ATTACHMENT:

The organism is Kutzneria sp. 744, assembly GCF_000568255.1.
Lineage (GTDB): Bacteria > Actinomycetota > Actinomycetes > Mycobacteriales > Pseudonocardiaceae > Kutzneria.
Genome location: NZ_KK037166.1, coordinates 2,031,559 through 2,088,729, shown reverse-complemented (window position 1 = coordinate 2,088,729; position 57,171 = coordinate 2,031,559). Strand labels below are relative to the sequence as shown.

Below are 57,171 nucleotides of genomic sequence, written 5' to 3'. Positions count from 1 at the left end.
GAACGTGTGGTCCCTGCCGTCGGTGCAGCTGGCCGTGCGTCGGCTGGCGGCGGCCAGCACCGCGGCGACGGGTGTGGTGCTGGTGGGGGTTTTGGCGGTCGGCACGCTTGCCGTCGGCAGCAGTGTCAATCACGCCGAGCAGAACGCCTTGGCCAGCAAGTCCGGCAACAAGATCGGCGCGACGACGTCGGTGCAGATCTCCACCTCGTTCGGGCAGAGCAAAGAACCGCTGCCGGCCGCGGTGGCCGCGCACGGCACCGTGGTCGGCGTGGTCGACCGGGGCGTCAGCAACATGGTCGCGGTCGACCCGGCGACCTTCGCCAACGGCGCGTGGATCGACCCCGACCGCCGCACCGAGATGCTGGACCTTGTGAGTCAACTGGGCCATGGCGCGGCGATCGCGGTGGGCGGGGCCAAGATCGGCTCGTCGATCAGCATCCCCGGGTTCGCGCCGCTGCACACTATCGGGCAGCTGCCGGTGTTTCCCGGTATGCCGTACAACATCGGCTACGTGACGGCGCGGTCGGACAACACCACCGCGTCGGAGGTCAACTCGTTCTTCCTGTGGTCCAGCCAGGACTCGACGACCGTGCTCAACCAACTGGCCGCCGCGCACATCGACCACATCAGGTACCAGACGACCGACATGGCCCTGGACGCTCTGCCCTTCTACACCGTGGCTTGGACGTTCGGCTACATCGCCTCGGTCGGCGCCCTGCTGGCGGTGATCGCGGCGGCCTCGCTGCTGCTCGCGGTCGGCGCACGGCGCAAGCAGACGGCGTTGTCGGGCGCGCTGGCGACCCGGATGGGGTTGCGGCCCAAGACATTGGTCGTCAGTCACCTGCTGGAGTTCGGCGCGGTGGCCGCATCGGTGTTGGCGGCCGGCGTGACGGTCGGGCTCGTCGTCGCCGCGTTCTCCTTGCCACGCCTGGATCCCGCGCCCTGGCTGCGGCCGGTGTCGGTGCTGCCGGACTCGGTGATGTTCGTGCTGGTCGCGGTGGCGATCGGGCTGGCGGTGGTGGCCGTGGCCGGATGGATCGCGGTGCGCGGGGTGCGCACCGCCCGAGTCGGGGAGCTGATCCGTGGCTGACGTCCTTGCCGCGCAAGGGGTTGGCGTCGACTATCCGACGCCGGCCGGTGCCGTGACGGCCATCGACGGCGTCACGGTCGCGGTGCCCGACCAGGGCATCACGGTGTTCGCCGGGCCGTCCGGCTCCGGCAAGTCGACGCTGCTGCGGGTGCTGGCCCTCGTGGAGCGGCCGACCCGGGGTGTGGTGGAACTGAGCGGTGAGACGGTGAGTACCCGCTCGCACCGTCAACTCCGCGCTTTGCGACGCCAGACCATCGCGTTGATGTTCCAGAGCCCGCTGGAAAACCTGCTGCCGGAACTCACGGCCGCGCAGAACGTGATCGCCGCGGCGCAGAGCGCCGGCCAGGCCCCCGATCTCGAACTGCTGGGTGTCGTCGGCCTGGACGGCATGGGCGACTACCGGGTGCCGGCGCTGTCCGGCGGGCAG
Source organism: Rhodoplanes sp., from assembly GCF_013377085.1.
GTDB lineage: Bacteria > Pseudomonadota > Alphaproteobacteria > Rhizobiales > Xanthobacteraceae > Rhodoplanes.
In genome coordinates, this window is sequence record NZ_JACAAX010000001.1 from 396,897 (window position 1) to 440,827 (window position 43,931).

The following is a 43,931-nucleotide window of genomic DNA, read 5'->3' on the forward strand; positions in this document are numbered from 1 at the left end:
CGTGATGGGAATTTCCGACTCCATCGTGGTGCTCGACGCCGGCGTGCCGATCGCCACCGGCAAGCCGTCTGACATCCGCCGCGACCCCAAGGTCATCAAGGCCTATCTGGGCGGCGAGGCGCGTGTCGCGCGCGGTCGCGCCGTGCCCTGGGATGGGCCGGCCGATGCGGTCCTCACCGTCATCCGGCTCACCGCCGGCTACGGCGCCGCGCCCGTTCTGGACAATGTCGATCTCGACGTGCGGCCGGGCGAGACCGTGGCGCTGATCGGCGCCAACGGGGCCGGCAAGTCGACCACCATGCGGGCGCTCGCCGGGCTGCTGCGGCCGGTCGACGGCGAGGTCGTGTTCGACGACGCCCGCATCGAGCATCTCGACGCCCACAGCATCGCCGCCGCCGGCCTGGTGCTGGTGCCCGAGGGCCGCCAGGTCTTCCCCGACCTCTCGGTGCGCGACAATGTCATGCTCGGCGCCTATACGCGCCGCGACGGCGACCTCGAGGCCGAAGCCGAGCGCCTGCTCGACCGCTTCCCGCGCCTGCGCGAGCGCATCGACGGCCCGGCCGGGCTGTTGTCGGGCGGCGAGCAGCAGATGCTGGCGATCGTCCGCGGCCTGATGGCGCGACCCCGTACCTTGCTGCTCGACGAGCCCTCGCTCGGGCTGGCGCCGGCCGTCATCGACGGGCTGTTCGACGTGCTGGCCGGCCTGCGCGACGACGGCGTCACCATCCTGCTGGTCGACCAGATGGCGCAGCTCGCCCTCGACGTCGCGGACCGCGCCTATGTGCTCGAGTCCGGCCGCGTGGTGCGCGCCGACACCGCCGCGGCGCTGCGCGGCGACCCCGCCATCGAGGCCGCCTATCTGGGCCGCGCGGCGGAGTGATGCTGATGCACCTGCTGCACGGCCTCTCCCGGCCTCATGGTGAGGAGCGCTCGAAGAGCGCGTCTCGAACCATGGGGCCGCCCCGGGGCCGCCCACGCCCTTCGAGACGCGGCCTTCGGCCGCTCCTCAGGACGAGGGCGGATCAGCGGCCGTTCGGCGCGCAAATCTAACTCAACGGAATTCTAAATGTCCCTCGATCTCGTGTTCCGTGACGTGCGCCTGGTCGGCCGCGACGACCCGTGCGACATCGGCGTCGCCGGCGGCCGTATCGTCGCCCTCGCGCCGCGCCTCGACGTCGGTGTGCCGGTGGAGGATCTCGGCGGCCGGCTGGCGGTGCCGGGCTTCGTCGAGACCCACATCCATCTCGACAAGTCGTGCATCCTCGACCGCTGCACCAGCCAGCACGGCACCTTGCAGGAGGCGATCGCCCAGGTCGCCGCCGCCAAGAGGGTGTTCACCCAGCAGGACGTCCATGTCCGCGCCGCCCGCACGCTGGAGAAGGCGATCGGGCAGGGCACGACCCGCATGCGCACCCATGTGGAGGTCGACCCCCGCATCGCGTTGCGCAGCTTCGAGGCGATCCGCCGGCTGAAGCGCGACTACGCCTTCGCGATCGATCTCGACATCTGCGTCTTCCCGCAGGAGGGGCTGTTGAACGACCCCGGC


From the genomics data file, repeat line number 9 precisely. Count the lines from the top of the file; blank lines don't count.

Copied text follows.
The following is a 43,931-nucleotide window of genomic DNA, read 5'->3' on the forward strand; positions in this document are numbered from 1 at the left end: